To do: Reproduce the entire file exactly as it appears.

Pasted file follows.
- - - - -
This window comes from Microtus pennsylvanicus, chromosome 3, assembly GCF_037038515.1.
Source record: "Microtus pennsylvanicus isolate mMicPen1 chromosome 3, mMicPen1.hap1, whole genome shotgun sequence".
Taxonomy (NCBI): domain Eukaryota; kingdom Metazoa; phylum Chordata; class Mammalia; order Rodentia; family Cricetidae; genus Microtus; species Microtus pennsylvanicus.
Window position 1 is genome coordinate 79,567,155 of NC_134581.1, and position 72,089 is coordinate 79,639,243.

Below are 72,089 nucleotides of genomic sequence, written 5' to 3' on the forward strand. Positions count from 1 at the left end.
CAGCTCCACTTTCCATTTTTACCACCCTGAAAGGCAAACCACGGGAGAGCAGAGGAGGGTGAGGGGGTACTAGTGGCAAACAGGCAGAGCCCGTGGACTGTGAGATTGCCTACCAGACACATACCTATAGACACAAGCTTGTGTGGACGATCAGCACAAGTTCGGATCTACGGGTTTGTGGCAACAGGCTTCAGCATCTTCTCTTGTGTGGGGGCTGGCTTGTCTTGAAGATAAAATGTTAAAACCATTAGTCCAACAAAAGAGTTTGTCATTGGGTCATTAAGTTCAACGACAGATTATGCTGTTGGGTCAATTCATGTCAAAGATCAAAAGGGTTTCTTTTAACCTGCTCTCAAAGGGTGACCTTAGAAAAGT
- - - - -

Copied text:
This window comes from Microtus pennsylvanicus, chromosome 3, assembly GCF_037038515.1.
Source record: "Microtus pennsylvanicus isolate mMicPen1 chromosome 3, mMicPen1.hap1, whole genome shotgun sequence".
Taxonomy (NCBI): domain Eukaryota; kingdom Metazoa; phylum Chordata; class Mammalia; order Rodentia; family Cricetidae; genus Microtus; species Microtus pennsylvanicus.
Window position 1 is genome coordinate 79,567,155 of NC_134581.1, and position 72,089 is coordinate 79,639,243.

Below are 72,089 nucleotides of genomic sequence, written 5' to 3' on the forward strand. Positions count from 1 at the left end.
CAGCTCCACTTTCCATTTTTACCACCCTGAAAGGCAAACCACGGGAGAGCAGAGGAGGGTGAGGGGGTACTAGTGGCAAACAGGCAGAGCCCGTGGACTGTGAGATTGCCTACCAGACACATACCTATAGACACAAGCTTGTGTGGACGATCAGCACAAGTTCGGATCTACGGGTTTGTGGCAACAGGCTTCAGCATCTTCTCTTGTGTGGGGGCTGGCTTGTCTTGAAGATAAAATGTTAAAACCATTAGTCCAACAAAAGAGTTTGTCATTGGGTCATTAAGTTCAACGACAGATTATGCTGTTGGGTCAATTCATGTCAAAGATCAAAAGGGTTTCTTTTAACCTGCTCTCAAAGGGTGACCTTAGAAAAGT